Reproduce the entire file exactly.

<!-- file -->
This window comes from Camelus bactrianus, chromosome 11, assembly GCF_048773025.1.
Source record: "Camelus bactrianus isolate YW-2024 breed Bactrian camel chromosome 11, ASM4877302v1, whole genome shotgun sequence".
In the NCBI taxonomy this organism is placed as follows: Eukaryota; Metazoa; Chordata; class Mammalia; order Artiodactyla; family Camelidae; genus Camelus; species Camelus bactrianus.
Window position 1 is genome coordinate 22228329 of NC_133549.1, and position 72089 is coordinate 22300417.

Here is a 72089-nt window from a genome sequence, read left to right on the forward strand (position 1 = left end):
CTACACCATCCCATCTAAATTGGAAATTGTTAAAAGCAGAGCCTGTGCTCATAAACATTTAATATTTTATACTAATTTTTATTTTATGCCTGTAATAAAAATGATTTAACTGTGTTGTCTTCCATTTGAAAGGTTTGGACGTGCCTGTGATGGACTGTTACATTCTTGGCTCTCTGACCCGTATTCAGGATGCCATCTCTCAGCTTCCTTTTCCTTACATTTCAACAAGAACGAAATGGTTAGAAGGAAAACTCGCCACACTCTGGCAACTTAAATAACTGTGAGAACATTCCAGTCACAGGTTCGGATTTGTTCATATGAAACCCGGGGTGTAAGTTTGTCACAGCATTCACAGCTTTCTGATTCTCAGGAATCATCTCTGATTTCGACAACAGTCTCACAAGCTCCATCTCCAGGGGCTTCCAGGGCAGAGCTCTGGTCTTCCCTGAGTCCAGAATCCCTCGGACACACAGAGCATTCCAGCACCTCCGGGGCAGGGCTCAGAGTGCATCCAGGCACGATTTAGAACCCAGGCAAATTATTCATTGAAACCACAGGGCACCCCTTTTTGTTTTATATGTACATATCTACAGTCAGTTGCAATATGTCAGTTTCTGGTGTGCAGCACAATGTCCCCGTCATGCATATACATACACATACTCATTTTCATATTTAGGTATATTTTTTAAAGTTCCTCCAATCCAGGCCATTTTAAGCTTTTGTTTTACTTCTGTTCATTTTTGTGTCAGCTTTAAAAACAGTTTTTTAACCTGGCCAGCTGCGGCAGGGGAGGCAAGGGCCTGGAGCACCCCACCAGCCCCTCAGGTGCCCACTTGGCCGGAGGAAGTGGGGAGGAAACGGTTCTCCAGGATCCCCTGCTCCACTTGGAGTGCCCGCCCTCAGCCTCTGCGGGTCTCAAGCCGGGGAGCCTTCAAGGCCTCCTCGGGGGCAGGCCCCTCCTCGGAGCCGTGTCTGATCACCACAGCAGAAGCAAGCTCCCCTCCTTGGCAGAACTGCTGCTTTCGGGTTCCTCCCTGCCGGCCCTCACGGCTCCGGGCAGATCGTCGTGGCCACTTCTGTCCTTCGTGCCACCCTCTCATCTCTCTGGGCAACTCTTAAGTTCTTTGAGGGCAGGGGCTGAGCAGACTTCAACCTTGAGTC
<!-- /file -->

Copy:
This window comes from Camelus bactrianus, chromosome 11, assembly GCF_048773025.1.
Source record: "Camelus bactrianus isolate YW-2024 breed Bactrian camel chromosome 11, ASM4877302v1, whole genome shotgun sequence".
In the NCBI taxonomy this organism is placed as follows: Eukaryota; Metazoa; Chordata; class Mammalia; order Artiodactyla; family Camelidae; genus Camelus; species Camelus bactrianus.
Window position 1 is genome coordinate 22228329 of NC_133549.1, and position 72089 is coordinate 22300417.

Here is a 72089-nt window from a genome sequence, read left to right on the forward strand (position 1 = left end):
CTACACCATCCCATCTAAATTGGAAATTGTTAAAAGCAGAGCCTGTGCTCATAAACATTTAATATTTTATACTAATTTTTATTTTATGCCTGTAATAAAAATGATTTAACTGTGTTGTCTTCCATTTGAAAGGTTTGGACGTGCCTGTGATGGACTGTTACATTCTTGGCTCTCTGACCCGTATTCAGGATGCCATCTCTCAGCTTCCTTTTCCTTACATTTCAACAAGAACGAAATGGTTAGAAGGAAAACTCGCCACACTCTGGCAACTTAAATAACTGTGAGAACATTCCAGTCACAGGTTCGGATTTGTTCATATGAAACCCGGGGTGTAAGTTTGTCACAGCATTCACAGCTTTCTGATTCTCAGGAATCATCTCTGATTTCGACAACAGTCTCACAAGCTCCATCTCCAGGGGCTTCCAGGGCAGAGCTCTGGTCTTCCCTGAGTCCAGAATCCCTCGGACACACAGAGCATTCCAGCACCTCCGGGGCAGGGCTCAGAGTGCATCCAGGCACGATTTAGAACCCAGGCAAATTATTCATTGAAACCACAGGGCACCCCTTTTTGTTTTATATGTACATATCTACAGTCAGTTGCAATATGTCAGTTTCTGGTGTGCAGCACAATGTCCCCGTCATGCATATACATACACATACTCATTTTCATATTTAGGTATATTTTTTAAAGTTCCTCCAATCCAGGCCATTTTAAGCTTTTGTTTTACTTCTGTTCATTTTTGTGTCAGCTTTAAAAACAGTTTTTTAACCTGGCCAGCTGCGGCAGGGGAGGCAAGGGCCTGGAGCACCCCACCAGCCCCTCAGGTGCCCACTTGGCCGGAGGAAGTGGGGAGGAAACGGTTCTCCAGGATCCCCTGCTCCACTTGGAGTGCCCGCCCTCAGCCTCTGCGGGTCTCAAGCCGGGGAGCCTTCAAGGCCTCCTCGGGGGCAGGCCCCTCCTCGGAGCCGTGTCTGATCACCACAGCAGAAGCAAGCTCCCCTCCTTGGCAGAACTGCTGCTTTCGGGTTCCTCCCTGCCGGCCCTCACGGCTCCGGGCAGATCGTCGTGGCCACTTCTGTCCTTCGTGCCACCCTCTCATCTCTCTGGGCAACTCTTAAGTTCTTTGAGGGCAGGGGCTGAGCAGACTTCAACCTTGAGTC